A deal with fewer contingencies will be more likely to make it through the entire process, which makes it more attractive. Buyers are more likely to avoid adding unnecessary contingencies in a seller's market, particularly if they know that they will be up against competing offers.
In a highly competitive market, buyers may offer concessions or incentives to sellers in order to get them to accept their offer. The buyer might offer to pay closing costs that the seller would normally pay.
Flexible move date
Sellers may be able to sell their home quicker than they can buy the next house in a seller's marketplace. This is where flexibility in moving dates or renting back can be very helpful. Buyers who are willing to compromise on this point, and allow the seller to hunt for a house, may be able to push their offer to the front of the line.
6. If you accept a high offer, be prepared for appraisal problems
When asked about the common problems that can arise when selling in a seller’s market, most real estate agents quickly mention home appraisals. It's fine to price a home higher than other market comps, but the home must appraise at the same or higher value as the buyer's offer for the lender to approve the loan.
There are several options available to fix the gap between the property's appraised value and its sale price if it appraises below the asking prices:
The buyer can pay the extra funds out of his own pocket. To help the buyer cover the difference, a seller might offer to pay some closing costs.
The seller can lower the sales price to match the appraised value.
Both the buyer and seller can cancel the sale, and the seller puts it back on the market.
Buyer and seller contest the appraisal by requesting a Reconsideration of Value.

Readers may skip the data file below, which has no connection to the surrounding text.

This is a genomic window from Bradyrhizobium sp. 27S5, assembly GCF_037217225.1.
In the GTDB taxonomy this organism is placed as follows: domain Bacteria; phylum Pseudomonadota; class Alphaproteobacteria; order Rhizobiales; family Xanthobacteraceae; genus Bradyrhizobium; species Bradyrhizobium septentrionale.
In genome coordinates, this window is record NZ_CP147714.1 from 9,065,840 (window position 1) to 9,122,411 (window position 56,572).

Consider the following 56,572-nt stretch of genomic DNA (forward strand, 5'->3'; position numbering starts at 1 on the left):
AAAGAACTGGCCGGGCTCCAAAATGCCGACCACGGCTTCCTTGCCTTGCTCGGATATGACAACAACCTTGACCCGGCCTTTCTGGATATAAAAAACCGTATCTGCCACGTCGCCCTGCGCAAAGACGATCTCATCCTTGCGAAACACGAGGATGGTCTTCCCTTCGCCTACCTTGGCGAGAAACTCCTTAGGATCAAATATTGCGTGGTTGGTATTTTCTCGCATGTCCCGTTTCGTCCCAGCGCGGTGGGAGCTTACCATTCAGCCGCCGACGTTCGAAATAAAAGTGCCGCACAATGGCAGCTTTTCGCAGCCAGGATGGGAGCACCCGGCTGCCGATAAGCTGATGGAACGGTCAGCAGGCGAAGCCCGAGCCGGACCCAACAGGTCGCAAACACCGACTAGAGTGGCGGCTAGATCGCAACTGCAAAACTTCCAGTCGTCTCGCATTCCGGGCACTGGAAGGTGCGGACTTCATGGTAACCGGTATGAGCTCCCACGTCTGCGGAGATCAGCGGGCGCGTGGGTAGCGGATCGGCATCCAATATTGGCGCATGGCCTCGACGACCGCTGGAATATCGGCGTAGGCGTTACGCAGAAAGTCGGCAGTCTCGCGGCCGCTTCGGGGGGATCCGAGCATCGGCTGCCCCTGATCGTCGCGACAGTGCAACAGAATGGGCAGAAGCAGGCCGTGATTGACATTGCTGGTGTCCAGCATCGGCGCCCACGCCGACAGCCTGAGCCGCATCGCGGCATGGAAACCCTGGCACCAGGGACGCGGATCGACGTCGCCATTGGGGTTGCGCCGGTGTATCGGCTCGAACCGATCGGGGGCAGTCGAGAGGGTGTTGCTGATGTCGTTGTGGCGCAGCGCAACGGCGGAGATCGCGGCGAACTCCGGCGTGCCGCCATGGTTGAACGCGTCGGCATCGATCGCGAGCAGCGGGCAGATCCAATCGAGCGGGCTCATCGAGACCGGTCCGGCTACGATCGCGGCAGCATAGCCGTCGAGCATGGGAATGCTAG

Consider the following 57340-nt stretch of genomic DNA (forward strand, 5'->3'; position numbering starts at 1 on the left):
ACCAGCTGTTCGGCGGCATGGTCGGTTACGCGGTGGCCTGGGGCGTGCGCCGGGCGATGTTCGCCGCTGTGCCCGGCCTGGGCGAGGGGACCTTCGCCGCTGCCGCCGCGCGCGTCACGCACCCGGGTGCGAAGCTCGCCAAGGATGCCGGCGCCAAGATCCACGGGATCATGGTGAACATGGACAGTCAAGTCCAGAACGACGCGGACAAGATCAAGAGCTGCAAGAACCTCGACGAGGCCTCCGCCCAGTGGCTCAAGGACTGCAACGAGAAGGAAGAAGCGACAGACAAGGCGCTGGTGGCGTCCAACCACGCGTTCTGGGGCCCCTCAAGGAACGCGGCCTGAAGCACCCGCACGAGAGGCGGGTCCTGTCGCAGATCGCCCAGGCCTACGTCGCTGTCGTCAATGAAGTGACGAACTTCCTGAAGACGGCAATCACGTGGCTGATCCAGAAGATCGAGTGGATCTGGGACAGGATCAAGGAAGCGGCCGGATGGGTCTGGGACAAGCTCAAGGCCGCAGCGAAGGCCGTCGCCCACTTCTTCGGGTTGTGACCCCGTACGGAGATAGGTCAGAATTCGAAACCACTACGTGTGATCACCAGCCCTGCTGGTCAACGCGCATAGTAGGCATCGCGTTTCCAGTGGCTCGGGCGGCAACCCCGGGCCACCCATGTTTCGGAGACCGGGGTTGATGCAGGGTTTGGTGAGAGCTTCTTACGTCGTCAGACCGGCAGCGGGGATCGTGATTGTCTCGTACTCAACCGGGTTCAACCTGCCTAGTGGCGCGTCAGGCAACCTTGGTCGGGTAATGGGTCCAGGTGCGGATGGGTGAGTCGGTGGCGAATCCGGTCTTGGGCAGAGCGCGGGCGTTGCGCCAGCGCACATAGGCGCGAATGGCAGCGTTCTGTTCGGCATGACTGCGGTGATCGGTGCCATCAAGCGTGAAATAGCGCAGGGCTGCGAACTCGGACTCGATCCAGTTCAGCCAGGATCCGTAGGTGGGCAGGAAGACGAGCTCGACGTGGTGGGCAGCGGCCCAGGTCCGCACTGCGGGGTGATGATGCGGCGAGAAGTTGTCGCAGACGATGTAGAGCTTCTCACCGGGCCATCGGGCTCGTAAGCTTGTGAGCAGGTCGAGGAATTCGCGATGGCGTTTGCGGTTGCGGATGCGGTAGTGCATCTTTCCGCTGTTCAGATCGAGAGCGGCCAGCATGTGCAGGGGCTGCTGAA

7. Hire a real estate agent who has experience in a seller’s market
When selling your home in a seller's marketplace, the best decision you can make is to choose the right agent. Although any real estate agent can help you sell your house, only the top agents can get you the highest price.
The top 5% of agents in real estate sell homes for as much as 10% more than the average agent. The top agents are more competitive than their peers in market research, pricing strategies, and bidding war negotiations. These essential elements will maximize your selling potential.
They will fight for your property's value. They are able to communicate with appraisers and get the property value needed to close a deal.
Are you waiting for the right moment to sell? There's no better time than now
Seller's market conditions are ideal because of low inventory and high buyer demand. Sellers can achieve the best possible deal for their property by being prepared and guided by an agent. This market won’t last forever. The Fed is already raising interest rates, which wil inevitably cause home prices to come down.